Comic Con: An Interview With Will Friedle, Part 2
Will and I began to talk about his role on “Kim Possible,” and one does not talk about Kim Possible without talking about Christy Carlson Romano. Known for her portrayal of Ren in “Even Stevens,” Romano did several television movies like the classic “Cadet Kelly” and even authored a young adult novel.
But gentle as Will Friedle is, he can be a vulture, and when he sensed my Romano-weakness, he took his opportunity and struck.
TB: So Christy Carlson Romano is also going to be at Wizard World in New Orleans. Have you guys kept in touch?
WF: Ahh…man, she’s the worst.
WF: Oh god, yeah. She’s a horrible human being.
WF: I’m kidding!
WF: I love how silent you got.
TB: My whole world was shattering.
WF: She’s one of the nicest people you will ever meet in your life.
TB: Oh, thank god.
WF: It was funny to hear the dead silence, though. No joke, though, she’s one of the nicest people. We started “Kim Possible” in 2002, so I’ve known her 15 years. It’s another one where I got very lucky in the shows that I was privileged to be able to do. That kind of stuck around. It was another show that kept having life left in it.
TB: You’ve got to give yourself some credit, right? You keep saying you got lucky, but don’t you think there’s something you’re contributing that spins this magic?
WF: I mean, I hope so, but you have to keep in mind—I’ve told this story before, and this is true. When they first started casting “Boy Meets World,” I got a call from my manager saying, ‘They’re casting for a new show in Los Angeles called “The Ben Savage Project.” And they’d like you to come in and read.’ And the day that I was supposed to go to New York and read, I got sick and couldn’t go. So they ended up casting somebody else. And they shot the pilot with a different actor who played Eric Matthews. The kid was not a bad actor by any stretch of the imagination, but he was essentially the same height as Ben. And Ben was supposed to be 11 years old and the smaller brother. So they said, ‘We need to get somebody taller,’ and they ended up recasting and I got another shot. So people say that it’s not about luck, but if that kid were four inches taller, I wouldn’t be talking to you right now. Luck does play a part. You like to think that once you’re in the door, you’re contributions help to keep you there, but I would be lying if I said that luck didn’t play a substantial role.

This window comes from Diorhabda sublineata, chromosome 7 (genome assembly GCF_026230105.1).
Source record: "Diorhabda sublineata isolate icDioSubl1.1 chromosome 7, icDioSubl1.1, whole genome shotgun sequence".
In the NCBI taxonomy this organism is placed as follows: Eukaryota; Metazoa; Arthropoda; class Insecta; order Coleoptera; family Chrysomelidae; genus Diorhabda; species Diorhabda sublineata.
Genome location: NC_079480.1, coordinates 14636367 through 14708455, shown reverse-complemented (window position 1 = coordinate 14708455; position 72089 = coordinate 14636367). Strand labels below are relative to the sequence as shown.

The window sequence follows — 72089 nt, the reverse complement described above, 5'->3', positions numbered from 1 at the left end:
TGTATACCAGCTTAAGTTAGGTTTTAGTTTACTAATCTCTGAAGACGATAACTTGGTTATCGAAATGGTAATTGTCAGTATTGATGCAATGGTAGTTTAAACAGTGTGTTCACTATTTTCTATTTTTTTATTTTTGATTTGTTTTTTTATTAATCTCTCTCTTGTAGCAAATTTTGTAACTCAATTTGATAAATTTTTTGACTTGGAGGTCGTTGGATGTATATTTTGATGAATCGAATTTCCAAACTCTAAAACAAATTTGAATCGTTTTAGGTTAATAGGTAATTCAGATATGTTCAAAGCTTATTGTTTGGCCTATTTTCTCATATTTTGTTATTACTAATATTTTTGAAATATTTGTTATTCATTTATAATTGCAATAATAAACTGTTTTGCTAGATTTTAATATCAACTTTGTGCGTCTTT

TB: You’ve stayed very grounded, clearly.
WF: You have to know my family. They’re very grounded people. I think I said one “cocky” comment when I came back from my first season. I think I was about 16 and thought I was so cool. And my brothers stuck my head in the toilet. We don’t play that in the Friedle family.
I don’t know that I’ve ever been so thankful for four inches of height, but who can say for sure that the original Eric actor would have been as entertaining folded up into a couch. Whatever it took for Will to get the role, I’m glad he did. After “Girl Meets World” came to a close, Will has even spoken about the possibility of an Eric Matthews spinoff. There are no solid details on the project, but we talked about the the direction he may take the show should he receive the green light.